The Origins of the Ceilidh

Lydia Kendall

Hello, my lovely lads and lassies,

It’s the Holidays and all everyone wants is to have some fun, forget their problems and have a laugh!

Well, I have just the way for you to do so and it’s called “Ceilidh”!

First things first. What is a Ceilidh? 

I am sure that the people that had the luck to have traveled to Scotland have heard of a Ceilidh, as it is something still practiced today.

A Ceilidh is a social gathering—nothing formal—where there is Irish and Scottish music playing and people dancing. Sometimes there is even storytelling! 

It is pronounced “Kay-lay”! I know, who could have guessed? 

The word derives from Gaelic, of course, and it can mean many things. Originally it meant a “visit” and it can even mean a “house party” or a “concert”.

The form of  Ceilidhs is different in the Lowlands and the Highlands. In the Lowlands, they are meant as dances whereas in the Highlands as concerts. I don’t know about you but I can already imagine a few broad and strong Highlanders dancing to these amazing songs

Have you ever heard of Scottish country dancing? Well, a Ceilidh is a more informal version of that. Scottish country dancing’s main goal is the demonstration of one’s skills.

But Ceilidhs are completely different considering that their first aim is not to win any contest but simply the enjoyment of one’s self. 

I can’t even begin to tell you how much fun a Ceilidh is…

Scottish cèilidh dancing at the 2003 Smithsonian Folklife Festival (Washington, DC). Image source.


Who Can Dance a Ceilidh?

The answer is simple: everyone! That is the great thing about Ceilidhs, you don’t have to have a partner to dance. Some songs, of course, can be danced as a couple but most of them are danced in a group. 

Also, there is another upside to a Ceilidh dance. You don’t have to know the steps. Why? Because there is a caller, of course. A person from the band usually explains the steps beforehand. So all you have to do, my bonnie lass, is to show up there and have fun!

Ceilidh’s History

As I told you above, the original word signified a simple social gathering. So Ceilidhs could even happen without music or dancing. 

Back in the day, people would recite poems and ballads during a Ceilidh. So as you can understand, it was more of literary entertainment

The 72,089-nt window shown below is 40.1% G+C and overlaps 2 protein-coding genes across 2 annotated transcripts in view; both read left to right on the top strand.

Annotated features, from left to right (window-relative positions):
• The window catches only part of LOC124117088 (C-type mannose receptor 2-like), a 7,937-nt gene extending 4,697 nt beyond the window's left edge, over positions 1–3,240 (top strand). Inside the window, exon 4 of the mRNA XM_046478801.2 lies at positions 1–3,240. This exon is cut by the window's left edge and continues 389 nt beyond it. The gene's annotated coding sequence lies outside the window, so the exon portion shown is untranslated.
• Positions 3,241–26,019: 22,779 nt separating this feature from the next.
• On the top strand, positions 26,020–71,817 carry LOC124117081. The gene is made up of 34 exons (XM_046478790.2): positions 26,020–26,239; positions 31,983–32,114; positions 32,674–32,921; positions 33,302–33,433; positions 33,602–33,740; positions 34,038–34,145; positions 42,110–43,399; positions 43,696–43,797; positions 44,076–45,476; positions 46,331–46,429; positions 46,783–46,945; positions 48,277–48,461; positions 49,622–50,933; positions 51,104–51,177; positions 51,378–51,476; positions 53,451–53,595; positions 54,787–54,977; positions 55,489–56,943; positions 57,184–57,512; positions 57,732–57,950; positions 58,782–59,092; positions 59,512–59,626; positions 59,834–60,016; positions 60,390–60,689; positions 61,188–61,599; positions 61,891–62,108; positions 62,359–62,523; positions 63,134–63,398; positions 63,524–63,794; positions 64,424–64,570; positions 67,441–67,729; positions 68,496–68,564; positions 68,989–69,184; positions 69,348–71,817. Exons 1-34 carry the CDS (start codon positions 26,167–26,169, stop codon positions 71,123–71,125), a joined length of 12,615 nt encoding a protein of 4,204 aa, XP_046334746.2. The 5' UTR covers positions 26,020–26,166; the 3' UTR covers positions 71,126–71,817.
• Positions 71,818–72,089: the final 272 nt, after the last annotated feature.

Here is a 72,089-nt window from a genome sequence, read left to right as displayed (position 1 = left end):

According to tales, in small villages, old and young people would gather at a house on cold and rainy nights. Entertainers would recite ballads and stories of legendary men and women! 

I don’t know about you but it sounds lovely to me. There is nothing better to do during a cold night than hear tales of legendary people. 

Also, Ceilidhs were originally hosted by the fear-an-tigh, which means man-of-the-house. In some places in Ireland, it’s still called this way but most people today are called simply a “host”.

The Northern Constabulary Pipe Band

It wasn’t until the middle of the 19th century that Ceilidh took its place on the Scottish dance floor. And thank God that it did.

Ceilidhs Today 

Today Ceilidhs are very popular, not only in Scotland but in many places. People choose to do a Ceilidh dance at their weddings or at big gatherings. Fun tip, Ceilidhs at weddings are the best way to bring the two families closer. It’s the perfect way to get the party started, lads!

What should you expect from a Ceilidh band? It usually includes two or three people, a fiddler, an accordionist, and of course the caller! 

Some of the most popular dance routines include The Eightsome Reel, The Dashing White Sergeant, and The Gay Gordons. 

Most people in Scotland know how to do a Ceilidh dance since they were taught during gym lessons at school. 

So next time you hear that there is a Ceilidh dance going on, be sure to go, whether it’s in Scotland or not! 

Trust me, it’s the best and the most guaranteed way to have fun.

Until next time…

Written by Lydia Kendall

You may also like

Early 19th century​ urban legends and supernatural stories from Britain

Alright, I’m gonna be honest here: I’m a sucker for supernatural stories. Even more so, if these stories are creepy and scary and bone-chilling an ...

Sporran: The Mysteries of the Scottish Man's “Purse”

Have you seen a little pouch on a man’s kilt? What do you mean this is a thing of the past? Well, guess again! Yeap that would be the one and ...

Crime and Punishment in early 19th century England

**Note: In the United Kingdom, the Regency is a sub-period of the Georgian era (1714-1830) and runs from 1811 to 1820. It is named after the Princ ...


Enthralling bestsellers to excite the mind

It's as easy as choosing your favourite book collection, download for free and start your amazing reading journey with Cobalt Fairy

Select the collection you want to download

The website may use cookies to identify the visitor / user / subscriber of certain services and pages of the website. As you browse our online store, you consent to their storage. Read more about the Cookies Policy by selecting "Privacy Policy".


Replying to


Validate your email to claim your free packs

An error occured

Validate your email to claim your free packs

Thanks for submitting your email!

Validate your email to claim your free packs

Share this book

Book TItle












Selected Reviews